#FocusOnReading No4. – So you think you know about comprehension?

It’s been a busy few days here at Primary English HQ. Just a few days ago we hosted the headline event in our #FocusOnReading: our Reading Conference, featuring the fabulous James Clements. Unfortunately for us, our associate Andrea Sherratt was unable to join us due to a prior commitment in London. This is not to say that she was not maintaining the Primary English #FocusOnReading, as she was at the Institute of Education learning more about comprehension. In this latest installment in our #FocusOnReading series, Andrea shares a few snippets of sage advice garnered on her trip to London.


So I thought I knew about comprehension!

For me, there is always something quite exciting about the journey to a training course; the expectations, anticipation and the wondering about unknown. My journey down to training in London yesterday was no different.

The event was a two day ‘Inference Training’ trainer course, delivered by Tony Whatmuff, from Leicester LA. The purpose: to become equipped to support whole school improvements in comprehension, and I must admit to assuming there probably wouldn’t be many new insights that I hadn’t already covered in my MA studies of ‘Literacy Learning and Literacy Difficulties’. But how wrong I was. A personal lesson that there are always new things to be learnt. Every day’s a school day!

From the very first moments of the training, it became clear that this was going to be a turning point in my understanding of how to efficiently and effectively support children’s development of comprehension. So let me share with you just three of the many insightful points I have gleamed over the last two days.

  • Active listeners make active readers!

Training children to actively listen to texts that are read aloud to them is vital in order for the development of proficient readers. From the day they walk through our doors, you can support your children to grow as active listeners through modelling your thought processes as you read, with opportunities for predicting, discussing and visualising stories. Activities such as ‘turn to your partner’ to discuss or drawing a visual image of the story in four parts.

  • Inference requires the listener and reader to ‘Think like a detective’.

This process begins early and requires the child to go beyond the literal. Like pieces of a jigsaw, successful readers bring together pieces of information, making links from the information in order to get the ‘gist’ of the text. For many children this needs to be modelled with the necessary strategies being explicitly taught. Tony encourages both adult and child to ‘think aloud’ as they go through the process of piecing together the information.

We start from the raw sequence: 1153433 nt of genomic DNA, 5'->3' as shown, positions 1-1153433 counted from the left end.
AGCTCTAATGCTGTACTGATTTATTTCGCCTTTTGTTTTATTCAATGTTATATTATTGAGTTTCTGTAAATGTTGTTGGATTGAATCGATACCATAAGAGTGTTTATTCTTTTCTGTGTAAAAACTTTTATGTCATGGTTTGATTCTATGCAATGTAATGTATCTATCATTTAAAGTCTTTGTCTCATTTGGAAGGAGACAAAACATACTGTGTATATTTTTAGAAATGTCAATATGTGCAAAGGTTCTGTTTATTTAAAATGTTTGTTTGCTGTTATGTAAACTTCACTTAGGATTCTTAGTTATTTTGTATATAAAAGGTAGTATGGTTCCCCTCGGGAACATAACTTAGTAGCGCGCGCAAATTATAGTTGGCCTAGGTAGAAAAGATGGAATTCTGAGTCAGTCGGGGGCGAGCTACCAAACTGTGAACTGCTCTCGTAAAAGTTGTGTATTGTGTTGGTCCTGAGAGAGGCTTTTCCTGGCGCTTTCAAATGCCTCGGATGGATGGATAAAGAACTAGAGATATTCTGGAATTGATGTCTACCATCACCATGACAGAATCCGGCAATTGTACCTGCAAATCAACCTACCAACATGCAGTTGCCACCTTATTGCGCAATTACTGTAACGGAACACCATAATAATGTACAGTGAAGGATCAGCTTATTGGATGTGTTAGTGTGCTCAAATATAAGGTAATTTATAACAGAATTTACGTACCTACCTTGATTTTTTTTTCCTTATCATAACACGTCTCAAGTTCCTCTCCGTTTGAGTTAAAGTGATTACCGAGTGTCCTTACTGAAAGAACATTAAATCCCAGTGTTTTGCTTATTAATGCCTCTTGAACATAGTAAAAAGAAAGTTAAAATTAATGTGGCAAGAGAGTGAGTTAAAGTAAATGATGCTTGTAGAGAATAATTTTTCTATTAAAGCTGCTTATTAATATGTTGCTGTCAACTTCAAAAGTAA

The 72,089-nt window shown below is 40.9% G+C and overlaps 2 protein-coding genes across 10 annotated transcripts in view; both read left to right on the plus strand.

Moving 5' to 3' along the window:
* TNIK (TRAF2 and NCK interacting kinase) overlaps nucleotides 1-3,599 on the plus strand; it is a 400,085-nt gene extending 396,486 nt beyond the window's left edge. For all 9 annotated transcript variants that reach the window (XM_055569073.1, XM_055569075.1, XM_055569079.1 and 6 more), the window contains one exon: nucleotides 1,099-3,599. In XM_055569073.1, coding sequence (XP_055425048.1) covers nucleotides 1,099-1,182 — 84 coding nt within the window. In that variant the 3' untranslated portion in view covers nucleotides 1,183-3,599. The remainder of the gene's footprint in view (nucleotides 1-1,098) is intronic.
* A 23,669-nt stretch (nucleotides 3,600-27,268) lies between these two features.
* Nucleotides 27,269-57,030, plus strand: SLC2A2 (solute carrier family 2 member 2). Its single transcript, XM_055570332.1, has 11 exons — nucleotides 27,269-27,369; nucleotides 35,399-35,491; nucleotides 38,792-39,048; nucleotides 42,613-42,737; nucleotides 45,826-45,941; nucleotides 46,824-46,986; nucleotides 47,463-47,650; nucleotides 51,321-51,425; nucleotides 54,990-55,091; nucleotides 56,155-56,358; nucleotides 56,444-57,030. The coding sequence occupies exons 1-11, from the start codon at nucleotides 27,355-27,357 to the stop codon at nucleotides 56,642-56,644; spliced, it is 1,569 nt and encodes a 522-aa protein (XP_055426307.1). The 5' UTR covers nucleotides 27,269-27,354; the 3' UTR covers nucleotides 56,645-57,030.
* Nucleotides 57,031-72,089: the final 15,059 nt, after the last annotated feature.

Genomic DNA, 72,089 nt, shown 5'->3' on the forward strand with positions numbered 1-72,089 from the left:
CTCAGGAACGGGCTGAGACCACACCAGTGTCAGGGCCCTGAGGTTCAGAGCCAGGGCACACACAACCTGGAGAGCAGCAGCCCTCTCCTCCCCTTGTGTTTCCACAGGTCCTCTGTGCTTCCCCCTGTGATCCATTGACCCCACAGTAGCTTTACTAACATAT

• Give children a ‘toolkit’ of strategies

Good readers have a range of, what Tony calls, ‘breakdown strategies’. A toolkit of things to try if they detect their reading does not make sense. In my recent experience, when a child begins to struggle on particular words within text, their default strategy is to ‘sound it out’. This may not always be the most efficient or effective way of dealing with the obstacle and if we can equip children to have a ‘toolkit’ of strategies, they will have the flexibility to choose from a number of ways to repair the breakdown. E.g. re-read sentence/phrase to clarify, look back and identify key words to get meaning, think aloud and verbalise thoughts, make a rich picture in their mind.

Give these three points some thought for when you are next reading with your children. I’d love to hear from you in terms of what difference a few tweaks in your practice have made.

Andrea Sherratt: Reading Recovery/ECaR Teacher Leader

Our thanks to Andrea for an interesting insight in to improving comprehension. We will continue to explore the ideas introduced by Andrea in this article over the next few week, so do continue to keep up with our #FocusOnReading 

Rachel Clarke- Director, Primary English

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